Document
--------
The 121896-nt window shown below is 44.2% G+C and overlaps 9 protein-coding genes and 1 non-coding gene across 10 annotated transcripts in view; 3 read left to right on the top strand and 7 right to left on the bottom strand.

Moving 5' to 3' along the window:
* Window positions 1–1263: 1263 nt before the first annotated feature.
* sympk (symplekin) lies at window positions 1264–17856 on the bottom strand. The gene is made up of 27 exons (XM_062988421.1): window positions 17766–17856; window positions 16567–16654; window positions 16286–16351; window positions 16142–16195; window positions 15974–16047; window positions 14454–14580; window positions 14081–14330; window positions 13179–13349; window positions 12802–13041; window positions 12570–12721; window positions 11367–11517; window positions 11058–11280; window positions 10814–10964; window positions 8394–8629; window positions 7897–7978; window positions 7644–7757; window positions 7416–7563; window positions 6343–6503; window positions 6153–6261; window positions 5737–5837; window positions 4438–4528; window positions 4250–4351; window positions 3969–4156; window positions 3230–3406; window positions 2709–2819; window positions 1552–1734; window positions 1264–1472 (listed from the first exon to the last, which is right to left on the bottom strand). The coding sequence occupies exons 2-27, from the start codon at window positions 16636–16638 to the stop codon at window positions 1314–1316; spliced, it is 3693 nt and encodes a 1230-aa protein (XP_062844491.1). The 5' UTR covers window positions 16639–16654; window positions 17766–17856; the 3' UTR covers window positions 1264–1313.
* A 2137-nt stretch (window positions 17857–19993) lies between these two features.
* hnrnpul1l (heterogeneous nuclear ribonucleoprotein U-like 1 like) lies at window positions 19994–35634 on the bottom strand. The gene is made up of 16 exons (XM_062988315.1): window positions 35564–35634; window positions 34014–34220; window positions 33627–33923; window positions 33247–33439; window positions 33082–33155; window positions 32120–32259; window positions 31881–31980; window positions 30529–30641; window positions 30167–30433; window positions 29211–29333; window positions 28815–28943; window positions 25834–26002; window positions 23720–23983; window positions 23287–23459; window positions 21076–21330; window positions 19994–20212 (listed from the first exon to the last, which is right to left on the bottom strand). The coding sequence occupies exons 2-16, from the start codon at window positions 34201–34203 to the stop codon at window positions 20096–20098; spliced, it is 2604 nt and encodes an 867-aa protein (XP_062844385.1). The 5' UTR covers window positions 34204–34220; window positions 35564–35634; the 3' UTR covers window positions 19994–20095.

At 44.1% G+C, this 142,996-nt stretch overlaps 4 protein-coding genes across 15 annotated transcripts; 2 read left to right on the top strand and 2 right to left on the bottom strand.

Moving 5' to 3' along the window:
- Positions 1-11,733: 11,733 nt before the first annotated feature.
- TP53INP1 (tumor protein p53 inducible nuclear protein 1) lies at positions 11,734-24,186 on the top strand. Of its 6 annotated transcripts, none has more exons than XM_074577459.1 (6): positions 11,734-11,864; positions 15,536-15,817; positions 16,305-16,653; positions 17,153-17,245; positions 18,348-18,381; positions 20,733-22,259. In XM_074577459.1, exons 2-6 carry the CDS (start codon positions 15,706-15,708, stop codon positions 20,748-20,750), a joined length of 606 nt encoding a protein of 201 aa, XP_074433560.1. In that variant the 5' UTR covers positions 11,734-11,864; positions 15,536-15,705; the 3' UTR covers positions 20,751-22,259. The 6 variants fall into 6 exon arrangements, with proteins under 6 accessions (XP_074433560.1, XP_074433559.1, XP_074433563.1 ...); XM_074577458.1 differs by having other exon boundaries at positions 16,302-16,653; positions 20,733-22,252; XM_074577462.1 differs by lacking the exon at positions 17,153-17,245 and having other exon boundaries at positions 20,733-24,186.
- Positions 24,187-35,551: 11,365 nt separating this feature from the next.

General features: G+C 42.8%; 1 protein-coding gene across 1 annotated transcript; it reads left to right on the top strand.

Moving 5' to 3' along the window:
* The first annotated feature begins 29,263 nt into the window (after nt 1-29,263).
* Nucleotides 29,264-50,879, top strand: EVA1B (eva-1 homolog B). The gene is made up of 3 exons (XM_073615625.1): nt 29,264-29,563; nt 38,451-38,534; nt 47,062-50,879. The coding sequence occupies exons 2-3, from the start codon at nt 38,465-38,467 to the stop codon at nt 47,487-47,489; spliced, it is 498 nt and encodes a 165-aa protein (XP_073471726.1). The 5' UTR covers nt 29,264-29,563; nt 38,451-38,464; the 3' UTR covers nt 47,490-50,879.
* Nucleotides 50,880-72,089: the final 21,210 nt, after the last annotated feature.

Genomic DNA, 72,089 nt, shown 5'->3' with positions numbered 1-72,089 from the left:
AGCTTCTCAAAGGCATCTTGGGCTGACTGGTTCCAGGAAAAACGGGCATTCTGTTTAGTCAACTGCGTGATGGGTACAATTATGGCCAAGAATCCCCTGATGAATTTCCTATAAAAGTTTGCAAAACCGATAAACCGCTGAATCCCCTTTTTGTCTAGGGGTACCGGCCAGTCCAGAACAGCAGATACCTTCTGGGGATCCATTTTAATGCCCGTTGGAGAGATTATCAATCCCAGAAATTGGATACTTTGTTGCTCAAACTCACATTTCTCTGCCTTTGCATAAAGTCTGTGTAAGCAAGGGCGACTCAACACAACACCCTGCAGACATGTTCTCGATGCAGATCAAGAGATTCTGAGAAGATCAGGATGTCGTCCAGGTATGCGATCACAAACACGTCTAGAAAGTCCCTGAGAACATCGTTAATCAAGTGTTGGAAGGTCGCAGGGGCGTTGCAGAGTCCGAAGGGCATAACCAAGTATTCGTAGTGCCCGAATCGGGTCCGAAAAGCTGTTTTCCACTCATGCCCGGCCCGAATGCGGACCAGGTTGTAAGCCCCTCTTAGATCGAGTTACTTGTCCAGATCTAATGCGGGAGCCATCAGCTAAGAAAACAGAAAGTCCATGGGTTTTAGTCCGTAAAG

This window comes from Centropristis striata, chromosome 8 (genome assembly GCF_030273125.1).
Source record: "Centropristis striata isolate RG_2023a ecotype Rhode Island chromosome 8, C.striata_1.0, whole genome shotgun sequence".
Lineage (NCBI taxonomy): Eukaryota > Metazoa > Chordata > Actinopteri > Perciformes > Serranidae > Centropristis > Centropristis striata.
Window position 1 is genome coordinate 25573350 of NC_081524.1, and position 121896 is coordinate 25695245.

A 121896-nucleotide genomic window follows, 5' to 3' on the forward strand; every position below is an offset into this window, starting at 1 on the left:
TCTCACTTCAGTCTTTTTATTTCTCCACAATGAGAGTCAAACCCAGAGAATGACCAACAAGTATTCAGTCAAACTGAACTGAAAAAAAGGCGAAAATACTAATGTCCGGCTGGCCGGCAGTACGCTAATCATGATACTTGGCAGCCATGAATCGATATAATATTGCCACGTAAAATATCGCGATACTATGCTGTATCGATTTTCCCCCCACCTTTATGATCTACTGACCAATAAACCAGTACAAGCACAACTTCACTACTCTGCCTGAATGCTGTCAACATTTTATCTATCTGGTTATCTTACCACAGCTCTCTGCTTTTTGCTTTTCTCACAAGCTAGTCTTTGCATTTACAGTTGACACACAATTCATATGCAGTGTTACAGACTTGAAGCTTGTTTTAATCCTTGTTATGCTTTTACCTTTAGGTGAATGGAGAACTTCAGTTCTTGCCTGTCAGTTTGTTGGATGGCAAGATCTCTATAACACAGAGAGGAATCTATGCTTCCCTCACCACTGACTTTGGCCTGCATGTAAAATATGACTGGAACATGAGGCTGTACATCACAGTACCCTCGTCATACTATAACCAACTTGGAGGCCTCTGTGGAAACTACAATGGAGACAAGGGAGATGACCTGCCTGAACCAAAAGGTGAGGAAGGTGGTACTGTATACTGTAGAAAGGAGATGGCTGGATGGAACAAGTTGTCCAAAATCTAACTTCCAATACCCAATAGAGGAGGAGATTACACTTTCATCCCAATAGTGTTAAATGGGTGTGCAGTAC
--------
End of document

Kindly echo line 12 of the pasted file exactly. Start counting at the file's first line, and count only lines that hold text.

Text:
General features: G+C 42.8%; 1 protein-coding gene across 1 annotated transcript; it reads left to right on the top strand.